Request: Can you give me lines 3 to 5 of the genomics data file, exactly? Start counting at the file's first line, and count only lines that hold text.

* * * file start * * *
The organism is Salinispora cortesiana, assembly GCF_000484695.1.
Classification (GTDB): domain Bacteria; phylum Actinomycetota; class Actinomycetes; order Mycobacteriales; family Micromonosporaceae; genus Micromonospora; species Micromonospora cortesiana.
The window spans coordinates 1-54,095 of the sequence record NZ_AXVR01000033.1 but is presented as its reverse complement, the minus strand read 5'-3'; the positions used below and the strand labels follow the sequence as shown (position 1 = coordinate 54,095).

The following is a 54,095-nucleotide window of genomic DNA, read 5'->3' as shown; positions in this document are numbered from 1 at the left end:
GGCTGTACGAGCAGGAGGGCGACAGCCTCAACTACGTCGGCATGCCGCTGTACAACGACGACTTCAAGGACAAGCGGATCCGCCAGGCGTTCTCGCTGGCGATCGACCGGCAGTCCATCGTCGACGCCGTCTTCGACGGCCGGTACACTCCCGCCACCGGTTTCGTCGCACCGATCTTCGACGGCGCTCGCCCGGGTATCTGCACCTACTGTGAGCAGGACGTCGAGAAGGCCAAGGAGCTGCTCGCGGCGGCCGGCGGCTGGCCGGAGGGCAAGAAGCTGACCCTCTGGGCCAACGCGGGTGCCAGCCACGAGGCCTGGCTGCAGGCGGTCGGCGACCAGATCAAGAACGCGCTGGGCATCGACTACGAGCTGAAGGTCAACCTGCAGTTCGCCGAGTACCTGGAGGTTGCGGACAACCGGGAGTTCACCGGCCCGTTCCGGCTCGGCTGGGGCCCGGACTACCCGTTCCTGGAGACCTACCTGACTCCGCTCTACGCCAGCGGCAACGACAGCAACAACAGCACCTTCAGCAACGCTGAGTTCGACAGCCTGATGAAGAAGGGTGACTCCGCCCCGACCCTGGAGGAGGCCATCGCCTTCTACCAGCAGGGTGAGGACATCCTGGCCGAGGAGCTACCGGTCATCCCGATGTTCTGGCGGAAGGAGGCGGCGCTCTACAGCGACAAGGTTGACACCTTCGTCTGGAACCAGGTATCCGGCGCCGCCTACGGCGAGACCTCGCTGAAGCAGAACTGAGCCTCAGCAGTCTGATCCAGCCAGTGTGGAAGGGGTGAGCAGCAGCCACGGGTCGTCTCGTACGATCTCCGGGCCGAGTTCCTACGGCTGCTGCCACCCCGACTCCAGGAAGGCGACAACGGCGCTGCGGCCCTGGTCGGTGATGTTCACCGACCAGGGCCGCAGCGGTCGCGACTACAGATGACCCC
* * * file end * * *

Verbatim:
The window spans coordinates 1-54,095 of the sequence record NZ_AXVR01000033.1 but is presented as its reverse complement, the minus strand read 5'-3'; the positions used below and the strand labels follow the sequence as shown (position 1 = coordinate 54,095).

The following is a 54,095-nucleotide window of genomic DNA, read 5'->3' as shown; positions in this document are numbered from 1 at the left end:
GGCTGTACGAGCAGGAGGGCGACAGCCTCAACTACGTCGGCATGCCGCTGTACAACGACGACTTCAAGGACAAGCGGATCCGCCAGGCGTTCTCGCTGGCGATCGACCGGCAGTCCATCGTCGACGCCGTCTTCGACGGCCGGTACACTCCCGCCACCGGTTTCGTCGCACCGATCTTCGACGGCGCTCGCCCGGGTATCTGCACCTACTGTGAGCAGGACGTCGAGAAGGCCAAGGAGCTGCTCGCGGCGGCCGGCGGCTGGCCGGAGGGCAAGAAGCTGACCCTCTGGGCCAACGCGGGTGCCAGCCACGAGGCCTGGCTGCAGGCGGTCGGCGACCAGATCAAGAACGCGCTGGGCATCGACTACGAGCTGAAGGTCAACCTGCAGTTCGCCGAGTACCTGGAGGTTGCGGACAACCGGGAGTTCACCGGCCCGTTCCGGCTCGGCTGGGGCCCGGACTACCCGTTCCTGGAGACCTACCTGACTCCGCTCTACGCCAGCGGCAACGACAGCAACAACAGCACCTTCAGCAACGCTGAGTTCGACAGCCTGATGAAGAAGGGTGACTCCGCCCCGACCCTGGAGGAGGCCATCGCCTTCTACCAGCAGGGTGAGGACATCCTGGCCGAGGAGCTACCGGTCATCCCGATGTTCTGGCGGAAGGAGGCGGCGCTCTACAGCGACAAGGTTGACACCTTCGTCTGGAACCAGGTATCCGGCGCCGCCTACGGCGAGACCTCGCTGAAGCAGAACTGAGCCTCAGCAGTCTGATCCAGCCAGTGTGGAAGGGGTGAGCAGCAGCCACGGGTCGTCTCGTACGATCTCCGGGCCGAGTTCCTACGGCTGCTGCCACCCCGACTCCAGGAAGGCGACAACGGCGCTGCGGCCCTGGTCGGTGATGTTCACCGACCAGGGCCGCAGCGGTCGCGACTACAGATGACCCC